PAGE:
Shy military wife finds she has a head for business — and hats

Ranelle Larocque
Ranelle Larocque

Opening during the pandemic was stressful, admits Ranelle Larocque, owner of Queen Bee Millinery in Perth, but as it turned out, her timing was just right.

“It was scary going into it, I’d just signed the lease and then everything shut down,” she says. “But it’s amazing, you know, build it and they will come; people wanted something special, especially after what we’ve been going through, they wanted something elegant, they wanted something unique.”

If creating bespoke hats isn’t unusual enough, Laroque says she started the business as a form of self-help. A military wife, she says she had to attend regular formal functions with her husband but was uncomfortable in crowds.

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“Wearing an elegant hat gave me something to talk about and made me feel the best version of myself and it also gave me a bit of personal space and a bit of confidence,” says Larocque.

She started collecting hats in her 20s and, from there, started teaching herself how to make them. All the while, her passion for them grew. Soon she was making hats for other military wives who had seen hers and a dream was born.

Before embarking on a storefront in downtown Perth, Larocque enrolled in the Starter Company Plus program, a business bootcamp offered through the Small Business Advisory Centre. Her willingness and ability to learn stood her in good stead.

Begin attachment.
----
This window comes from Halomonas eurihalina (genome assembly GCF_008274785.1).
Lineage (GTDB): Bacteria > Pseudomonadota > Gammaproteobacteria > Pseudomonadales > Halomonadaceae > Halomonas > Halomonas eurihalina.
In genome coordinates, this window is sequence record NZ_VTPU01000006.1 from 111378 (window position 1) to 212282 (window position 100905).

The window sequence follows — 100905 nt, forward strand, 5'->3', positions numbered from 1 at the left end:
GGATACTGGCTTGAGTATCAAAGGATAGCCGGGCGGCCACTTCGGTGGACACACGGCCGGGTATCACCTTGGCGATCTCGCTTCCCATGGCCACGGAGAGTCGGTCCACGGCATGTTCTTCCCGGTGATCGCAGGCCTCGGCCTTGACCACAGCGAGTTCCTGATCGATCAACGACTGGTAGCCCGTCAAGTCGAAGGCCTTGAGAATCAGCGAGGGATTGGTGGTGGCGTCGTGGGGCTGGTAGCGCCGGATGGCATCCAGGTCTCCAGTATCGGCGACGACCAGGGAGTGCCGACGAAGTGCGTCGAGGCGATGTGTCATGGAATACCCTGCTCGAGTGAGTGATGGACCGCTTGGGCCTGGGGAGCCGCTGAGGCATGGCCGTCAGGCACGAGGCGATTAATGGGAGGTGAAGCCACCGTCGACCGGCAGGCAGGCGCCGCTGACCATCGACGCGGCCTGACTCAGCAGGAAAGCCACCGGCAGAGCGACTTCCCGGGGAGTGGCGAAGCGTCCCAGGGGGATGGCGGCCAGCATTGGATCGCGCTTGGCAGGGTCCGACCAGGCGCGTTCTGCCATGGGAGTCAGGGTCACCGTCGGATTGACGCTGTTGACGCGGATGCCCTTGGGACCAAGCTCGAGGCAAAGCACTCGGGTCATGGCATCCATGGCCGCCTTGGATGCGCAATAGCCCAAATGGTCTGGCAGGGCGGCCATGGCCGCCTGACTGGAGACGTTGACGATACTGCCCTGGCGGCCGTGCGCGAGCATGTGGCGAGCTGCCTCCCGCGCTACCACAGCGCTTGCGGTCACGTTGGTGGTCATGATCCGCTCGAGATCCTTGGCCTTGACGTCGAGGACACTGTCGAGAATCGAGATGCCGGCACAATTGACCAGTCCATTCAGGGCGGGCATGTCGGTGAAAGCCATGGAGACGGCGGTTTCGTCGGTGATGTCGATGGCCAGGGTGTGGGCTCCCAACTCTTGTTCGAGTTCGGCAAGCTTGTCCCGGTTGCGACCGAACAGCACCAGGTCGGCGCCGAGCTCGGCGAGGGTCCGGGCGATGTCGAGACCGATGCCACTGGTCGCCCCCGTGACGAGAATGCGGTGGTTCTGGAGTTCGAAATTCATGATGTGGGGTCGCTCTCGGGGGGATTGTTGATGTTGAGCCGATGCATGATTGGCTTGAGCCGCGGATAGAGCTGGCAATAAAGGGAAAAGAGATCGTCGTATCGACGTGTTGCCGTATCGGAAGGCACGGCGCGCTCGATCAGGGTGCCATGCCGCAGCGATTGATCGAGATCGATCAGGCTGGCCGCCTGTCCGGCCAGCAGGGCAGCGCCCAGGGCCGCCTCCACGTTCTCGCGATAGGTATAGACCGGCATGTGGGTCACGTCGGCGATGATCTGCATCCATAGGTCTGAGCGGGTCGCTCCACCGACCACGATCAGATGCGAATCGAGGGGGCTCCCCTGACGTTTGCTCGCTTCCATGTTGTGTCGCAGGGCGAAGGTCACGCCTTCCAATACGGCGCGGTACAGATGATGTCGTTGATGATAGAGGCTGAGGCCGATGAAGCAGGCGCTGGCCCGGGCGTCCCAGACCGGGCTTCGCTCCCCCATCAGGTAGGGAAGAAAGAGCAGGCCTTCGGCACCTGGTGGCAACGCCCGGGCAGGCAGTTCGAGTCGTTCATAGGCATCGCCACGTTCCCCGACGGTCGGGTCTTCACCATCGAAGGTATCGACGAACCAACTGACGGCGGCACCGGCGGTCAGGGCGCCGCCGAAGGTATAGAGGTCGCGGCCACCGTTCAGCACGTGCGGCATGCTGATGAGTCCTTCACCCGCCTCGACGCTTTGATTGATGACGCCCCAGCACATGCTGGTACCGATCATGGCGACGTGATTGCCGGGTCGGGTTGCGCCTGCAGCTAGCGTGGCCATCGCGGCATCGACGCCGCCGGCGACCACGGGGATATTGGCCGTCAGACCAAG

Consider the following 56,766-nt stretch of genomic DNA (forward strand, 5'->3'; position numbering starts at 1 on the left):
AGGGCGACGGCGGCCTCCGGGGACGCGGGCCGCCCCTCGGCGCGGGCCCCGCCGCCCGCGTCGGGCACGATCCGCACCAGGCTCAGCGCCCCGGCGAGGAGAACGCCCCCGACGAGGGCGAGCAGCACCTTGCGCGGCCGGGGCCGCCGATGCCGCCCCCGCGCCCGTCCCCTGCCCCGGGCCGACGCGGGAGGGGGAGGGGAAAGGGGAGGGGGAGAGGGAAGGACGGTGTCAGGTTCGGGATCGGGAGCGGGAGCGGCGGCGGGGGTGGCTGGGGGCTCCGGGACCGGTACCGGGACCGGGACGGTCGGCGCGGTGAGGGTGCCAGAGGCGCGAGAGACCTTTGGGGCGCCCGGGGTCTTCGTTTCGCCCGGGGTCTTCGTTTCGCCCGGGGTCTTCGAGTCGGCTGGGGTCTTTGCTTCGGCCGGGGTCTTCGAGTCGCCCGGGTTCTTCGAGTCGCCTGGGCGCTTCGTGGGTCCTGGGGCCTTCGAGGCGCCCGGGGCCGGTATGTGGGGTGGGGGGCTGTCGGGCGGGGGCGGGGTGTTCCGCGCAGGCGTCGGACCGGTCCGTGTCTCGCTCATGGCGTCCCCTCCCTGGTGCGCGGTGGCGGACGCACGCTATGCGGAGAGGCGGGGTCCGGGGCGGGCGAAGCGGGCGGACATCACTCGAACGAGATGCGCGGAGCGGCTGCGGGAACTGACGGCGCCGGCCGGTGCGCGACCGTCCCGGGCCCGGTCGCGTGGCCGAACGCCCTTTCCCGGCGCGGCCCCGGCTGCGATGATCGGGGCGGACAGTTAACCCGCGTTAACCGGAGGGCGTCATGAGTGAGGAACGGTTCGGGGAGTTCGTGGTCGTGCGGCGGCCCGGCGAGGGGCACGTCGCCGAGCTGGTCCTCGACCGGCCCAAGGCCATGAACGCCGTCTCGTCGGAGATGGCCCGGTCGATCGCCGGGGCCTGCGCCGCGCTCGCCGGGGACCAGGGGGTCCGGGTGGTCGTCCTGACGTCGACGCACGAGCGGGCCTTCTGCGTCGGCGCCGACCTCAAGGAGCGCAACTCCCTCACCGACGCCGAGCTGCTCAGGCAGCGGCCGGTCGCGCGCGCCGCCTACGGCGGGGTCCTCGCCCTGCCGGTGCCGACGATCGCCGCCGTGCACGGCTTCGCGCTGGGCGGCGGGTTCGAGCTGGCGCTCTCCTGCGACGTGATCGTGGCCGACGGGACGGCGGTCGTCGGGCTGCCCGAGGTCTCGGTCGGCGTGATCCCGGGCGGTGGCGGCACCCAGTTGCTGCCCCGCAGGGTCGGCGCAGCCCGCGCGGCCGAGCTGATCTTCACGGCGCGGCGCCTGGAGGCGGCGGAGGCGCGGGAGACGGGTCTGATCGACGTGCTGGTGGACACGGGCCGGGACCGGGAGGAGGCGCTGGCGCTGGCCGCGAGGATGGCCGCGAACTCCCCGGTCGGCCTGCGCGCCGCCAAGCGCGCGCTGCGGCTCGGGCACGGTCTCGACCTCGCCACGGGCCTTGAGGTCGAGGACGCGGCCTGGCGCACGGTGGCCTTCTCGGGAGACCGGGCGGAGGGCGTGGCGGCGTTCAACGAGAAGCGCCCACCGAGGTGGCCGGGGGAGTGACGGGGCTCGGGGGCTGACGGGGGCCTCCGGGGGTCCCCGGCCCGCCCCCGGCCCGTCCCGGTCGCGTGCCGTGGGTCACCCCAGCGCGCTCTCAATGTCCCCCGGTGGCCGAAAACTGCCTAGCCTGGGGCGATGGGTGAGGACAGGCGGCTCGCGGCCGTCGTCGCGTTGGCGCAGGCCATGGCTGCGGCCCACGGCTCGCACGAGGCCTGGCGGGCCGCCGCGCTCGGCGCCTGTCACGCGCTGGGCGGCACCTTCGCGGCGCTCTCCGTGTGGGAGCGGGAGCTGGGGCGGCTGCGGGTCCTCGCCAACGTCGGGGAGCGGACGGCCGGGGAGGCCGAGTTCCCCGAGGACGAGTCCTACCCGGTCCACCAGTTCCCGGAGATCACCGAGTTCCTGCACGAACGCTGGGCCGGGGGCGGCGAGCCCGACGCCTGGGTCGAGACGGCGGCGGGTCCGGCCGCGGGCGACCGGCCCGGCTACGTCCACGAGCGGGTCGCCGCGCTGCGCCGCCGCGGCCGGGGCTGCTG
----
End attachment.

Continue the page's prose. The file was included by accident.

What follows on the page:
“It was intense and there were things I hadn’t thought about. I hadn’t realized the sheer amount of marketing and social media knowledge that a camera-shy person like me was going to have to do, like reels and selfies, because I couldn’t get a model during the pandemic,” admits Larocque.  

The administrative side of the business was the relatively easy part, but she was equally determined to conquer the rest.

“She initially didn’t have a website, so we helped her with getting one up and put her in touch with our Ask the Expert program. In the end, she revamped the way she was doing business,” says Cindy James, executive director of the Small Business Advisory Centre.

According to James, Larocque proved herself not only open to listening and taking advice, but also willing to push herself and get out in front of people and do events like hat try-ons and consumer shows. She was also open to working with others, partnering with local artists to create collaborative bespoke hats that connected with the artwork.  

During those stressful months of the pandemic, it was Larocque’s online business, bolstered by a robust Instagram presence, that kept her afloat.

“She ships her hats all over the world, it’s a very niche market,” explains James.

Once business got back to near-normal, Larocque found herself in the right place at the right time. During the lead-up to the Queen’s Platinum Jubilee in June, she says hats flew off the shelf and then, when wedding season arrived, she was startled by the amount of interest.